This Friday, March 10, will mark the 20th anniversary of the premiere of Buffy the Vampire Slayer -- because time is nothing if not a cruel, senseless joke.
Sarah Michelle Gellar and her gang of Scoobies have now been off the air since 2003, but since so many shows from that era have recently returned from the dead, it's not unreasonable to ponder what it might take for the Buffster to return.
Well, according to a recent Hollywood Reporter interview with Gail Berman -- an executive producer on both Buffy and its spin-off series, Angel -- we should speculate no more. There is one way that Buffy could return for a revival series, and it all depends on the man in charge.
No, not the Master -- he's dead. Joss Whedon.
"I would be really happy to get the [revival series] call from Joss," Berman explained. "I have my own thoughts of what it would look like, but my own thoughts are not important. It would be what he thought. I will always let everyone know this is all about Joss. I did everything I knew on how to to be supportive of that, but the stories, the direction, the writing and the tale telling, that's all Joss."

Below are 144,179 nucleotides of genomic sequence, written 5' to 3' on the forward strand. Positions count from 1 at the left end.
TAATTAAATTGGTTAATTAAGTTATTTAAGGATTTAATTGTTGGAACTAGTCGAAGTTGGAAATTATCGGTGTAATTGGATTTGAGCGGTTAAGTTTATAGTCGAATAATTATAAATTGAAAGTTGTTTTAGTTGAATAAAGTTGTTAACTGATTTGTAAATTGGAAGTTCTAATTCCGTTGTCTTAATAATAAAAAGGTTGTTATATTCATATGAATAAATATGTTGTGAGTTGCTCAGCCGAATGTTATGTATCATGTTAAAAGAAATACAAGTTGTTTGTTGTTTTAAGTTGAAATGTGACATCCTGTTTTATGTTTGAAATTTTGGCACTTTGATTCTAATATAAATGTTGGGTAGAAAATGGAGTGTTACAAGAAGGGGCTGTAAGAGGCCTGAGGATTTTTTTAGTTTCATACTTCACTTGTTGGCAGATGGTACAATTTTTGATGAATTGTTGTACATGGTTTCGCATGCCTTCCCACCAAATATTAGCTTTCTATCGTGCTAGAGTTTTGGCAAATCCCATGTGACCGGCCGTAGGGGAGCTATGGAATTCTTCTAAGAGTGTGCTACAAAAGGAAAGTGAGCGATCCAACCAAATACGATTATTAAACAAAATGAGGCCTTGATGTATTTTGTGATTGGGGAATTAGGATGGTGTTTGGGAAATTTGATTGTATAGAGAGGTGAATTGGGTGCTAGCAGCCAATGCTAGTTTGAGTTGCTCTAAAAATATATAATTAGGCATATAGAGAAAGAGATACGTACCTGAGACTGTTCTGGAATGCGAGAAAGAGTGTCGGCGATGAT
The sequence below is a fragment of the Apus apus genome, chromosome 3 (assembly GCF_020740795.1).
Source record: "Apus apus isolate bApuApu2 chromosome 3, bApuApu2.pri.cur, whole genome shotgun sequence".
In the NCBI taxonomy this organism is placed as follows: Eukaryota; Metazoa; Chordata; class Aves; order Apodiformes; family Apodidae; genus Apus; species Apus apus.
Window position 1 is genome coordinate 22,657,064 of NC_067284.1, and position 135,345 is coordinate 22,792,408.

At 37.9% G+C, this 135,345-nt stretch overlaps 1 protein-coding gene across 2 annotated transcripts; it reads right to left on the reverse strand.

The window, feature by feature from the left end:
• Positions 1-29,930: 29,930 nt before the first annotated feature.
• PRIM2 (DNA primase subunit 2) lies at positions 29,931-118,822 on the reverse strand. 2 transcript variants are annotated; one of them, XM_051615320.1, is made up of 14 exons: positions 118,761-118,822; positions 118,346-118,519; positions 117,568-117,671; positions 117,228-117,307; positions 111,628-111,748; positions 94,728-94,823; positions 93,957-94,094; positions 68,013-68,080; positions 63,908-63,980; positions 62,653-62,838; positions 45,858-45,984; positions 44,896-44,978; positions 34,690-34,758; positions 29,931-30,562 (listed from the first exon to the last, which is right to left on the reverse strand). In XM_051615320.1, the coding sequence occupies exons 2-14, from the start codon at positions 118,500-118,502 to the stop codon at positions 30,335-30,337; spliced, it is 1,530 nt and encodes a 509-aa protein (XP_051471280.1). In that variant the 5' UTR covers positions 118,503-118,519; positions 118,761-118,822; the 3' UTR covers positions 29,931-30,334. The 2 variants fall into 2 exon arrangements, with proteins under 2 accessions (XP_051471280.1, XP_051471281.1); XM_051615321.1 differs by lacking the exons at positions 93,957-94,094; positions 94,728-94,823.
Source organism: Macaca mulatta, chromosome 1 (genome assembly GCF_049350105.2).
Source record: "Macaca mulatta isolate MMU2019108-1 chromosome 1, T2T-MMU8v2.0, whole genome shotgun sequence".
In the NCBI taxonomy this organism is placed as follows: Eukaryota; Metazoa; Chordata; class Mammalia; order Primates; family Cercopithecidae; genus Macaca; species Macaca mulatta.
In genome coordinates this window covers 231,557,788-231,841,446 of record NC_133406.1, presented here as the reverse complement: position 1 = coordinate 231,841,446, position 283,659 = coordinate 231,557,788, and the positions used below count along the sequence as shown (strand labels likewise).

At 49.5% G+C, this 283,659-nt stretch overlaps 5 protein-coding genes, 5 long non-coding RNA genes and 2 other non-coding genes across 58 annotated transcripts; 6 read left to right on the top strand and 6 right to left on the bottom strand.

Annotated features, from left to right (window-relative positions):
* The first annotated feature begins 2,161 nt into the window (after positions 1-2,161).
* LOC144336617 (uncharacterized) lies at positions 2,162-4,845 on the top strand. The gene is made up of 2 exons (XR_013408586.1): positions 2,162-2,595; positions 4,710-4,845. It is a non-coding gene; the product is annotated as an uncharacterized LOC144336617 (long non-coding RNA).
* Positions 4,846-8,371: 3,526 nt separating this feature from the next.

"Joss is so adaptable," she said. "You saw what he did digitally with Dr. Horrible's Sing-Along Blog . He knows where his audience is. He knows where to find them. By the way, they know where to find him. He was communicating with his audience right away. He didn't hide. No one was doing that."
We agree with Berman whole-heartedly that Whedon could make a Buffy revival work. However, even if the multi-hyphenate Hollywood legend agreed to return to Sunnydale, he might have some issues getting his actors on board: just a few weeks ago Angel himself, David Boreanaz, told Parade that he'd never return to the role.
"No, never; that's done, see ya, next," he said. "I have no problem with the cult audience, and I would totally get back into the genre, but I'm not a big reunion guy. I tend to like to go forward. I don't like to go backward -- except when I've got ice skates on my feet and I'm playing hockey."
Gellar, too, seemed hesitant when she was asked by THR earlier in 2017.
"I have always believed that what was so unique about the show was the use of horrors of those formative years," Gellar said. "With high school and college as a backdrop, we were able to address racism, identity, bullying, guilt, death, first love and heartbreak using the demons as metaphors for the demons we all experience. I am not sure how that translates into adulthood, although I am sure it could."
Something tells us Whedon's involvement might be enough to convince Boreanaz and Gellar that a revival series is a good idea. He just, you know, needs to convince himself first -- and figure out how to explain 14-odd years of aging on an immortal vampire.